a schůzka na ostrově jabloní,
každé setkání s TEBOU bylo
každý pohled Tě vždy objevoval.
navždy budeš dívka černě se třpytící,
navždy s růží kyticí,
navždy na mávnutí rukou čekají,
svedla by jsi kaina i ábela,
Nikdy už nepůjdu na film z něhož nemůžu odejít,
stále ale nakukuješ zpod jmelí,
zpod jmelí, Tvá tvář,
The first meeting.
and a gathering on the island of apple trees,
every meeting with YOU was
every sight has always discovered You.
you will forever be a girl of black glitter,
forever with a rose bouquet,
waiting forever to wave,
YOU would seduce cain and abel,
i will never go to a movie i can't leave again,
but you still peek from under the mistletoe,
under the mistletoe, YOUR face,
Pod Arménským srpkem Měsíce.
Pod arménským svitem Měsíce
plulo vydařenou taškařicí království ledových dcer Albionu,
přepásáno miliony Excaliburů u pasů a Morgana La Fay
kněz se žehnal a ony,
lahodná těla ve světle modrých bavlněných blůzkách,
v bílých baletních sukních,
ve střevíčcích touhy se proplétaly a míhaly kolem sebe,
Stála jsi opodál a koukala na ně,
smutné oči bažící po zklamání,
má touha po Tobě vystřelila až do kráteru Ticho,
Verneův projektil do srdce,
sesunutý okraj Tycha.
Under the Armenian Crescent Moon.
Under the Armenian moonlight
sailed the successful bagging kingdom of the ice daughters of Albion,
millions of Excaliburs were strapped to their passports, and
Morgana La Fay ordered
the priest blessed himself,
delicious bodies in light blue cotton blouses,
in white ballet skirts,
in the shoes of desire intertwined, the flickering cotton in between
You stood nearby and looked and they,
sad eyes longing for disappointment,
my desire for you has shot up to the crater of Silence,
Verne's projectile into the heart,
Tych's collapsed edge.
When did something like us first appear on the planet? It turns out there’s remarkably little agreement on this question. Fossils and DNA suggest people looking like us, anatomically modern Homo sapiens, evolved around 300,000 years ago. Surprisingly, archeology—tools, artifacts, cave art—suggest that complex technology and cultures, „behavioral modernity,“ evolved more recently: 50,000-65,000 years ago.
Some scientists interpret this as suggesting the earliest Homo sapiens weren’t entirely modern. Yet the different data tracks different things. Skulls and genes tell us about brains, artifacts about culture. Our brains probably became modern before our cultures.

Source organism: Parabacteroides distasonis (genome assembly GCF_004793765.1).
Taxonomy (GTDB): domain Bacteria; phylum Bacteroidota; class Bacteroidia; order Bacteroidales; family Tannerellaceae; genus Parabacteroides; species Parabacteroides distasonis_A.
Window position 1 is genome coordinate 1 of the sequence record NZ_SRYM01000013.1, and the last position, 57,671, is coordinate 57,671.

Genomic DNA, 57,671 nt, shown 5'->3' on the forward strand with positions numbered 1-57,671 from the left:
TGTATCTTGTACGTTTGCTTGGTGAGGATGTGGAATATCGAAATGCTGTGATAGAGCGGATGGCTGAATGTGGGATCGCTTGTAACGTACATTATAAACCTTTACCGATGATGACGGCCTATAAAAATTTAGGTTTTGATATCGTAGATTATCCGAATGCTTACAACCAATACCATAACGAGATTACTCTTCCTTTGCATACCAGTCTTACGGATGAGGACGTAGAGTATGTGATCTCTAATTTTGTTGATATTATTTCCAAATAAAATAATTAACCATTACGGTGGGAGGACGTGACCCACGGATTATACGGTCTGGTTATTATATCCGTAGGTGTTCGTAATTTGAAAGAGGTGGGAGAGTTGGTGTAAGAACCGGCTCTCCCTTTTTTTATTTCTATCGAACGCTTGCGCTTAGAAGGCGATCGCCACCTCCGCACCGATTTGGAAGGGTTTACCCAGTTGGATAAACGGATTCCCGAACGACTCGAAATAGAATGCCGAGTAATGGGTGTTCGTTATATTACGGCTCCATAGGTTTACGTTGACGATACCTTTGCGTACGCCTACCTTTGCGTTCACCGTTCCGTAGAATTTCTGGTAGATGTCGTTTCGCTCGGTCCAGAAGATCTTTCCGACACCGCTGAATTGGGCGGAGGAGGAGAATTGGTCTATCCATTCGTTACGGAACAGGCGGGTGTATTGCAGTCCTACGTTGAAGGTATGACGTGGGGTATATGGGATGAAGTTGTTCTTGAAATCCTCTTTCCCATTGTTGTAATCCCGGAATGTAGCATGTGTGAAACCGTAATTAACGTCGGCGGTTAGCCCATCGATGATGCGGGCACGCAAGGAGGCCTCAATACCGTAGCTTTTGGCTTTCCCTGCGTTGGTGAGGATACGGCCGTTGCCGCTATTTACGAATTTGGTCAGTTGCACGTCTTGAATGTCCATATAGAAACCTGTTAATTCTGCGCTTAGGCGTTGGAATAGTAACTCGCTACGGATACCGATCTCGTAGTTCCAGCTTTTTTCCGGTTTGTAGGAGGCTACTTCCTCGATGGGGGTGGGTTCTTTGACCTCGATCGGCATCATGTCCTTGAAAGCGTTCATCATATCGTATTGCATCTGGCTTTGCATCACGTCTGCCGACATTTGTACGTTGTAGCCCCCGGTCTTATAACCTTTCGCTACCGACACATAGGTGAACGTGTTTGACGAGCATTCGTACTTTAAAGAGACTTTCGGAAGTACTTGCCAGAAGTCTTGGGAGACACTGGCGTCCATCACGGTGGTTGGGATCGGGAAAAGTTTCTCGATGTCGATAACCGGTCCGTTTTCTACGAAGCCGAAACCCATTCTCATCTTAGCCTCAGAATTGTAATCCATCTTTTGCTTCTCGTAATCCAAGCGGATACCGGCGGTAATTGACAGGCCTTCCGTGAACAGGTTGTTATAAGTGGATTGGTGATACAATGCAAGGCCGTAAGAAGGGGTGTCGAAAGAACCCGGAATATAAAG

The „great leap“
For 200,000-300,000 years after Homo sapiens first appeared, tools and artifacts remained surprisingly simple, little better than Neanderthal technology, and simpler than those of modern hunter-gatherers such as certain indigenous Americans. Starting about 65,000 to 50,000 years ago, more advanced technology started appearing: complex projectile weapons such as bows and spear-throwers, fishhooks, ceramics, sewing needles.
Assuming the brain was as modern as the box that held it, our African ancestors theoretically could have discovered relativity, built space telescopes, written novels and love songs. Their bones say they were just as human as we are.
Because the fossil record is so patchy, fossils provide only minimum dates. Human DNA suggests even earlier origins for modernity. Comparing genetic differences between DNA in modern people and ancient Africans, it’s estimated that our ancestors lived 260,000 to 350,000 years ago. All living humans descend from those people, suggesting that we inherited the fundamental commonalities of our species, our humanity, from them.
All their descendants—Bantu, Berber, Aztec, Aboriginal, Tamil, San, Han, Maori, Inuit, Irish—share certain peculiar behaviors absent in other great apes. All human cultures form long-term pair bonds between men and women to care for children. We sing and dance. We make art. We preen our hair, adorn our bodies with ornaments, tattoos and makeup.